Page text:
There are right ways and wrong ways to do things.  

Case in point of the wrong: A kangaroo hearing by a special S.C. House committee on Thursday to vet a strict abortion ban bill, even though there is still no language attached to the bill that people can parse or criticize. What’s more infuriating is anti-abortion religious zealots and their lemmings are pushing a complete ban without even waiting to see the consequences of a near-total ban that just went into place a few days back after the overturning of the landmark Roe v. Wade decision by the U.S. Supreme Court.

The right way to do things: Have fair hearings with alternating points of view (instead of stacking the people who you agree with at the beginning) to discuss a bill that actually has language to consider. Even better: Don’t rush things now but wait for the regular legislative process in January. Because of the “fetal heartbeat” abortion ban that the state is now under, there can be virtually no abortions six weeks after inception anyway.

But since these zealots, led by GOP S.C. Rep. John McCravy III of Greenwood, don’t seem to have a reasonable bone in their bodies, perhaps it’s time for South Carolina’s reasonable people — more than 60% of whom support some kind of access to abortion as a vital component of women’s health care — to take to the election battlefield with a massive write-in campaign to get rid of the zealots and lemmings.

House Bill 5399 currently has 51 sponsors — all white and all Republican. Forty-two are male.  Nine are female. Few of these sponsors have any real challenges in November in the general election. Why? Because they gerrymandered the hell out of their districts to keep reasonable opponents from running.

So let’s take a lesson from the late U.S. Sen. Strom Thurmond when he was a Democrat in 1954. Lots of people should run for seats as write-in candidates. If enough write-in candidates organized and ran hard on a pro-democracy platform that included government transparency, supporting a woman’s right to choose health care alternatives, economic justice for all and fairness in elections, they could make a real difference. If half of them won these independent write-in battles against the 51 GOP sponsors of the kneejerk abortion ban proposal, they would wreak havoc on the legislative system and could wrestle control of the chamber away from Republicans. Imagine independents and Democrats in South Carolina caucusing to pick the next leadership team.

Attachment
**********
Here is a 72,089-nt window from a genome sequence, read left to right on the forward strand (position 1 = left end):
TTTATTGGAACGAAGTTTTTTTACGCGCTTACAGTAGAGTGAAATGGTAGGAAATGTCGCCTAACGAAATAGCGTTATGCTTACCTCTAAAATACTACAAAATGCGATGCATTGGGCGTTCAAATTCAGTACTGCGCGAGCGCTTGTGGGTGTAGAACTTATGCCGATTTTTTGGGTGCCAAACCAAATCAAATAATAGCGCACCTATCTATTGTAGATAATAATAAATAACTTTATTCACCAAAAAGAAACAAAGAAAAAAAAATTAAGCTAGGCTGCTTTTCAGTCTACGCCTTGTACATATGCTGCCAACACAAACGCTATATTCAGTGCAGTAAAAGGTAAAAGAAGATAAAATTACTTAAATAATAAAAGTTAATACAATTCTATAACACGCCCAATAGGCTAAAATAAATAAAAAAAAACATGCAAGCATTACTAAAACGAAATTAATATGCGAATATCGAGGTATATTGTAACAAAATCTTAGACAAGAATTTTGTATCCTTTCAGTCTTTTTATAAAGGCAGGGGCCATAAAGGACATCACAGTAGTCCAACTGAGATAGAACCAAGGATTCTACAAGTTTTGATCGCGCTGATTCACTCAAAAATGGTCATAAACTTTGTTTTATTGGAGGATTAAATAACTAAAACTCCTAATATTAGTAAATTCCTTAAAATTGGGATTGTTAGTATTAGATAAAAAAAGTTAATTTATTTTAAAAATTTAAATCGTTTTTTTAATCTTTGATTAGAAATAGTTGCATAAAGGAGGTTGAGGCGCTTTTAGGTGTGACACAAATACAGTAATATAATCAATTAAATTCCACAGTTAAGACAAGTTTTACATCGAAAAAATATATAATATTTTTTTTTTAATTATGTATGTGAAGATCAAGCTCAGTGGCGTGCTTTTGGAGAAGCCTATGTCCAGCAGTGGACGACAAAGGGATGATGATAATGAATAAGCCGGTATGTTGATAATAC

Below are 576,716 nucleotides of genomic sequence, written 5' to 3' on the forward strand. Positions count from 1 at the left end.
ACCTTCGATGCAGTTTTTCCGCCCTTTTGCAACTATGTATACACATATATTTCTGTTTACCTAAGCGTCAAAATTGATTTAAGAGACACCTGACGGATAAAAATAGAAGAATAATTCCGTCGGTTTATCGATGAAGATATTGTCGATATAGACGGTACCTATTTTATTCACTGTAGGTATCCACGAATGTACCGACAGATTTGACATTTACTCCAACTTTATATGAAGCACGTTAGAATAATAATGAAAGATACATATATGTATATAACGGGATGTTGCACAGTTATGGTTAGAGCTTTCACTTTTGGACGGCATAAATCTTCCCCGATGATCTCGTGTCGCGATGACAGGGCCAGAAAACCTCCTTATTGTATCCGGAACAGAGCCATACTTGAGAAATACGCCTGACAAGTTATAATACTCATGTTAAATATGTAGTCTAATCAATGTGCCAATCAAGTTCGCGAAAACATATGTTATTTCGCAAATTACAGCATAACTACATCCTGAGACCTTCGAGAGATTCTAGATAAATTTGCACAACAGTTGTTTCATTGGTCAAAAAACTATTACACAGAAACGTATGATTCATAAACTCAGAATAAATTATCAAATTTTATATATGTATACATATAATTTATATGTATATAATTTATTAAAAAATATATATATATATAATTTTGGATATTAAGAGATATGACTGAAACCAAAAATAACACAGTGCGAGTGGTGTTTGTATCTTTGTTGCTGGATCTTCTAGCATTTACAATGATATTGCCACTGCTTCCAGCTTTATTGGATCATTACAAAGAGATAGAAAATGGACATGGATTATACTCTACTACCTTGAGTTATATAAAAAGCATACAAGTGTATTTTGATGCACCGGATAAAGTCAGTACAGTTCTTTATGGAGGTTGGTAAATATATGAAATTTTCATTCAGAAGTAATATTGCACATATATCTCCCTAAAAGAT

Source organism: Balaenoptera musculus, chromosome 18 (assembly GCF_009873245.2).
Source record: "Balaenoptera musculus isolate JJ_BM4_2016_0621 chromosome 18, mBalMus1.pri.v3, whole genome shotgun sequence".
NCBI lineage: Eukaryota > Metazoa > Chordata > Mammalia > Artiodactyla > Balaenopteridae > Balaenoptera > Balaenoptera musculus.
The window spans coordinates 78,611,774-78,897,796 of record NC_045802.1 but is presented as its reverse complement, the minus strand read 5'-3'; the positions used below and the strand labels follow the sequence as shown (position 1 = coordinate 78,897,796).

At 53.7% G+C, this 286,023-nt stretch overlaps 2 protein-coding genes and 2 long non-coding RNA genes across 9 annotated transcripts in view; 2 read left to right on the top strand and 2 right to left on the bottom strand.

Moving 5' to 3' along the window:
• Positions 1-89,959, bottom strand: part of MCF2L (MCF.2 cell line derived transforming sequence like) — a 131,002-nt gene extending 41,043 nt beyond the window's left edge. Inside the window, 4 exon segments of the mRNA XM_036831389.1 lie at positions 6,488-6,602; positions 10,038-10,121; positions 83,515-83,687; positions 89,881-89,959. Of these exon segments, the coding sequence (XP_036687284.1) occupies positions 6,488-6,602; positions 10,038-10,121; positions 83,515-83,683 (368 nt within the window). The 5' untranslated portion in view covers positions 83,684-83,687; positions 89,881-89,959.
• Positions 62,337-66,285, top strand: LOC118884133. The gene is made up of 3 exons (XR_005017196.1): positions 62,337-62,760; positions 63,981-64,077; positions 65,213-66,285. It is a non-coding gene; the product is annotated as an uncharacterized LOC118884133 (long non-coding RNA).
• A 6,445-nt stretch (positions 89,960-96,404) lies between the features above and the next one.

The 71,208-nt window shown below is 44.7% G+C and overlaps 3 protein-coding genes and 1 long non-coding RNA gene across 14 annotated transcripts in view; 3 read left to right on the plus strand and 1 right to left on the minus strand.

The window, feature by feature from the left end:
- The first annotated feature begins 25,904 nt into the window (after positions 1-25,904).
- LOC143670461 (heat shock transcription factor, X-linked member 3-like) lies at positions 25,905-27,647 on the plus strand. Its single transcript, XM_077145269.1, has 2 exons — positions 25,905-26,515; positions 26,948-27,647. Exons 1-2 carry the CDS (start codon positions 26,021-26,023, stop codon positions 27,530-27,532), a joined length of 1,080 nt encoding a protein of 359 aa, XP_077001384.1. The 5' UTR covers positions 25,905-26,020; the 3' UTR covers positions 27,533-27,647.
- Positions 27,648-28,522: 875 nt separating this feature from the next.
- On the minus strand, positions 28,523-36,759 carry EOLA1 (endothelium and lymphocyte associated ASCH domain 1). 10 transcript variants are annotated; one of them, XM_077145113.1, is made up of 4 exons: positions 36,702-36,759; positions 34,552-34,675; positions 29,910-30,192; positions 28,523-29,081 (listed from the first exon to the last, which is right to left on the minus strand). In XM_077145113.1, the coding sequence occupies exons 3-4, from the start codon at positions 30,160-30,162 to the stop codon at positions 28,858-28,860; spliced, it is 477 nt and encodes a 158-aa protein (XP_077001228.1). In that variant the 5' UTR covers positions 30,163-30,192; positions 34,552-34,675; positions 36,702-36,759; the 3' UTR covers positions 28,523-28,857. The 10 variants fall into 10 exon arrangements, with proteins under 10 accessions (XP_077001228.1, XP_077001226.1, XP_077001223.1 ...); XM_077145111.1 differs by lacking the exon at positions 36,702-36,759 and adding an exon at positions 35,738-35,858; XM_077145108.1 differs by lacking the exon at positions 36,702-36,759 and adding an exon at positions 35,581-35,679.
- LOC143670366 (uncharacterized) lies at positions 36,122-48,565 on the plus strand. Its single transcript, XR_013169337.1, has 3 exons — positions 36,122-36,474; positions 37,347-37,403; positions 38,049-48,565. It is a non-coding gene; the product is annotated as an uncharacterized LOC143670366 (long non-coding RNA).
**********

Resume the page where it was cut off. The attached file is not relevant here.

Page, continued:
Thurmond’s example is instructive. Back in 1954, U.S. Sen. Burnet Maybank Sr. of Charleston was running for election unopposed as a Democrat. But he died two months before the election. The Democratic Party, which was the only really viable game in the state then, picked state Sen. Edgar Brown, a member of the “Barnwell Ring” who ran things in the state Senate, as a candidate without a primary.  

Thurmond, who had just completed a term as a Democratic governor, balked and mounted a write-in campaign. He won with 63% of the vote and became the first person ever to be elected to the U.S. Senate via a write-in campaign.

On a statewide basis today, it would cost millions and be nearly impossible to mount a viable write-in campaign like Thurmond’s. But it could be far different in individual races for the S.C. House of Representatives where each member represents about 42,000 South Carolinians.  

Here’s the math: The average number of registered voters per district is about 26,600. In off-year elections, the state is lucky to get a 60% turnout, meaning the actual voting population in any district this year will be about 16,000. In turn, that translates to a simple majority of 8,000. In other words, a write-in candidate could actually win a House seat by getting 8,000 people to write in his or her name at the ballot box.  

When you break it down this way, a real series of grassroots campaigns to oust the Nimrods leading the House away from (“little-d”) democratic discussions seems more doable. Yes, it would be a lot of hard work and organizing, but what else is more important than saving our democracy from authoritarian goons?

So the real question now is how many of you have 8,000 friends?

Andy Brack is editor and publisher of Charleston City Paper. Have a comment? Send to:

Stay cool. Support City Paper.

City Paper has been bringing the best news, food, arts, music and event coverage to the Holy City since 1997. Support our continued efforts to highlight the best of Charleston with a one-time donation or become a member of the City Paper Club.